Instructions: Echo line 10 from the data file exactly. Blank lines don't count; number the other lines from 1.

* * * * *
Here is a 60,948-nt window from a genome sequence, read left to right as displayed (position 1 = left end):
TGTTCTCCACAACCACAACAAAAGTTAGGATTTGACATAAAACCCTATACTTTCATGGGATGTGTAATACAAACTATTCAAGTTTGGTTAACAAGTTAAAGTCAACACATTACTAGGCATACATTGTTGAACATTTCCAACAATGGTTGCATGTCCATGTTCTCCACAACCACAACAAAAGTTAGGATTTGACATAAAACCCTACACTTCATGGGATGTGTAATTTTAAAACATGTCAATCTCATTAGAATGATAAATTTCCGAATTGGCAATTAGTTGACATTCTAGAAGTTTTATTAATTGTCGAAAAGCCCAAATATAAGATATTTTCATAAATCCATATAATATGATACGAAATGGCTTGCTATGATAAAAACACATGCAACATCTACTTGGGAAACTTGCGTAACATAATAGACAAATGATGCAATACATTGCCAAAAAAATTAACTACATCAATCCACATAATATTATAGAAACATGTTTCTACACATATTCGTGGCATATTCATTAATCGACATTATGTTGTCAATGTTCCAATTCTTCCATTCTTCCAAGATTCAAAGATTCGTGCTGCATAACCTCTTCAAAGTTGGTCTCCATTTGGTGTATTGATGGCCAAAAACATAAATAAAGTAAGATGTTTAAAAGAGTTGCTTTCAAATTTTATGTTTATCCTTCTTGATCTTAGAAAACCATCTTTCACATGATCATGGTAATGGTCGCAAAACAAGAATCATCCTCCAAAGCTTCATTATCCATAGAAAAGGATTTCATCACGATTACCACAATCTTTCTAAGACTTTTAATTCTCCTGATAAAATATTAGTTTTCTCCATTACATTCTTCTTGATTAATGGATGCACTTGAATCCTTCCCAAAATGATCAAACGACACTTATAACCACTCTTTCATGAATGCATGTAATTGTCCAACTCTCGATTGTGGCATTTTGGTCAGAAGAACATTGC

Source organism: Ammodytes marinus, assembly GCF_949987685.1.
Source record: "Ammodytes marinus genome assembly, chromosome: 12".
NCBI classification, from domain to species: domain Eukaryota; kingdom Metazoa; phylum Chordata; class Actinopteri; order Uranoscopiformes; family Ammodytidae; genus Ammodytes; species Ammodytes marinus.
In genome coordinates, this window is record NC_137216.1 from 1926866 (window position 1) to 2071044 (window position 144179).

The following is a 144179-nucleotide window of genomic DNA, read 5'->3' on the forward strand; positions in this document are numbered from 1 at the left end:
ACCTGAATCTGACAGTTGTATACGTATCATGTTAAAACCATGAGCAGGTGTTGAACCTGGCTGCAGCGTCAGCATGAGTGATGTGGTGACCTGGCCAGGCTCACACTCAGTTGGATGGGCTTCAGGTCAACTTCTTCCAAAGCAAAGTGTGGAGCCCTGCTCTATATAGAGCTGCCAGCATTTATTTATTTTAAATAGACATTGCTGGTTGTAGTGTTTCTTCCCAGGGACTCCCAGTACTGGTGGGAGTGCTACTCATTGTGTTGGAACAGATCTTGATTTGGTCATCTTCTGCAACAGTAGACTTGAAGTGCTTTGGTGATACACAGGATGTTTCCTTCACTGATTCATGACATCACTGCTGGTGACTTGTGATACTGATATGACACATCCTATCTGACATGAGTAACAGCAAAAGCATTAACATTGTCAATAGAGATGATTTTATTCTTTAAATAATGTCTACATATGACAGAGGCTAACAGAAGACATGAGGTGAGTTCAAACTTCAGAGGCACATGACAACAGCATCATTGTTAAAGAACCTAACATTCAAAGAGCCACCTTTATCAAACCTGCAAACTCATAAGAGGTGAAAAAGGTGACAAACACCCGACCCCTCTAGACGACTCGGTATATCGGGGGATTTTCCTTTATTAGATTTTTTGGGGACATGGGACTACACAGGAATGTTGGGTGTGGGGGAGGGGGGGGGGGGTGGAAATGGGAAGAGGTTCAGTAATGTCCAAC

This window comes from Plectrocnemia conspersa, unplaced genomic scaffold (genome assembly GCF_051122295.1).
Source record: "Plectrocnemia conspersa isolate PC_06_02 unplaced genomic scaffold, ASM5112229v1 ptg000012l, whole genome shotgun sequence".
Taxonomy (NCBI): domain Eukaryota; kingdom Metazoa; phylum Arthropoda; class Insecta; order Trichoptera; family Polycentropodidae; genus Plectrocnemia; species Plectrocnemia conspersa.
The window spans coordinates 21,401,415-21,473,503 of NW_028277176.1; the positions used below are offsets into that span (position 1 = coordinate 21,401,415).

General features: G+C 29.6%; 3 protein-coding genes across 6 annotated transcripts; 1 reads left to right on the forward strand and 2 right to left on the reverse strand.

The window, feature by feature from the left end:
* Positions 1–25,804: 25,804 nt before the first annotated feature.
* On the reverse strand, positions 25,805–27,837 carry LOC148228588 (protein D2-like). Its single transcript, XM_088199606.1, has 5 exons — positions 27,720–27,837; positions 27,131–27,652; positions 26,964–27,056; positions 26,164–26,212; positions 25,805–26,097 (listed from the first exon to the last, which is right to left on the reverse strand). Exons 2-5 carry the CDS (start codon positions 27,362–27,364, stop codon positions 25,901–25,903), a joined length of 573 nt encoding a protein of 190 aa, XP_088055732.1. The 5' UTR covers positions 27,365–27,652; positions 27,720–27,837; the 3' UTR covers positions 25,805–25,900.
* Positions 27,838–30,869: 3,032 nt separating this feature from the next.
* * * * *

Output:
Source record: "Plectrocnemia conspersa isolate PC_06_02 unplaced genomic scaffold, ASM5112229v1 ptg000012l, whole genome shotgun sequence".